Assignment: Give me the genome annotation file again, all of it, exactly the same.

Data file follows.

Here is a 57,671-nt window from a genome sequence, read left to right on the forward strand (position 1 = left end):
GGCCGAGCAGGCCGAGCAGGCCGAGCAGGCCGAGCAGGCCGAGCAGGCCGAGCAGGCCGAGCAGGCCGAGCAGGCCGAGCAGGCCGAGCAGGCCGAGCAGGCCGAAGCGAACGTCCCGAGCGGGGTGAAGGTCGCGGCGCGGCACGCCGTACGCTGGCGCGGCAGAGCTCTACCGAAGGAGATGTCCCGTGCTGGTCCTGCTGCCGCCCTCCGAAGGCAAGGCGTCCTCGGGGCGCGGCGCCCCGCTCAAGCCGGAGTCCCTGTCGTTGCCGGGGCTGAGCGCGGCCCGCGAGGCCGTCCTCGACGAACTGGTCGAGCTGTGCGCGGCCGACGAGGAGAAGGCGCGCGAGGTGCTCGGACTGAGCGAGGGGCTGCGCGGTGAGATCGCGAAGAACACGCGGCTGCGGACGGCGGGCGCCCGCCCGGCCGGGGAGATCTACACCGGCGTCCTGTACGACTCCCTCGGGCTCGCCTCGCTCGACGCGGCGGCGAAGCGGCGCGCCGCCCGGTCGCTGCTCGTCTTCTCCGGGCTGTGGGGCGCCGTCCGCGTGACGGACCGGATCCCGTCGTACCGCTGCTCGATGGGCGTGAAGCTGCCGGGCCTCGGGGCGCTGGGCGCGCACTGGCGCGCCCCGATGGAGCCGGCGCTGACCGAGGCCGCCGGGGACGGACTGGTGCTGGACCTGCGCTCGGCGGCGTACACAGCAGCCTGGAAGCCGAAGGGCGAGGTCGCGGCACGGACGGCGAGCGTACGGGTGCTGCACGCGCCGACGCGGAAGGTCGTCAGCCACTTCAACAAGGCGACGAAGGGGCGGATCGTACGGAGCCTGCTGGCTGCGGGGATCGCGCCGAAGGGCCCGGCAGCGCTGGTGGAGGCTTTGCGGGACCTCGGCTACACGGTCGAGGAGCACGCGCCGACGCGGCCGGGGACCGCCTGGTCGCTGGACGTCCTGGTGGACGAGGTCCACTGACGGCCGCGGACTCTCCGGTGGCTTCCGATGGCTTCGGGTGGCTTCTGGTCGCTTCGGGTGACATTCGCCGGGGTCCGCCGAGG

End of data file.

Here is a 57,671-nt window from a genome sequence, read left to right on the forward strand (position 1 = left end):
GGCCGAGCAGGCCGAGCAGGCCGAGCAGGCCGAGCAGGCCGAGCAGGCCGAGCAGGCCGAGCAGGCCGAGCAGGCCGAGCAGGCCGAGCAGGCCGAGCAGGCCGAAGCGAACGTCCCGAGCGGGGTGAAGGTCGCGGCGCGGCACGCCGTACGCTGGCGCGGCAGAGCTCTACCGAAGGAGATGTCCCGTGCTGGTCCTGCTGCCGCCCTCCGAAGGCAAGGCGTCCTCGGGGCGCGGCGCCCCGCTCAAGCCGGAGTCCCTGTCGTTGCCGGGGCTGAGCGCGGCCCGCGAGGCCGTCCTCGACGAACTGGTCGAGCTGTGCGCGGCCGACGAGGAGAAGGCGCGCGAGGTGCTCGGACTGAGCGAGGGGCTGCGCGGTGAGATCGCGAAGAACACGCGGCTGCGGACGGCGGGCGCCCGCCCGGCCGGGGAGATCTACACCGGCGTCCTGTACGACTCCCTCGGGCTCGCCTCGCTCGACGCGGCGGCGAAGCGGCGCGCCGCCCGGTCGCTGCTCGTCTTCTCCGGGCTGTGGGGCGCCGTCCGCGTGACGGACCGGATCCCGTCGTACCGCTGCTCGATGGGCGTGAAGCTGCCGGGCCTCGGGGCGCTGGGCGCGCACTGGCGCGCCCCGATGGAGCCGGCGCTGACCGAGGCCGCCGGGGACGGACTGGTGCTGGACCTGCGCTCGGCGGCGTACACAGCAGCCTGGAAGCCGAAGGGCGAGGTCGCGGCACGGACGGCGAGCGTACGGGTGCTGCACGCGCCGACGCGGAAGGTCGTCAGCCACTTCAACAAGGCGACGAAGGGGCGGATCGTACGGAGCCTGCTGGCTGCGGGGATCGCGCCGAAGGGCCCGGCAGCGCTGGTGGAGGCTTTGCGGGACCTCGGCTACACGGTCGAGGAGCACGCGCCGACGCGGCCGGGGACCGCCTGGTCGCTGGACGTCCTGGTGGACGAGGTCCACTGACGGCCGCGGACTCTCCGGTGGCTTCCGATGGCTTCGGGTGGCTTCTGGTCGCTTCGGGTGACATTCGCCGGGGTCCGCCGAGG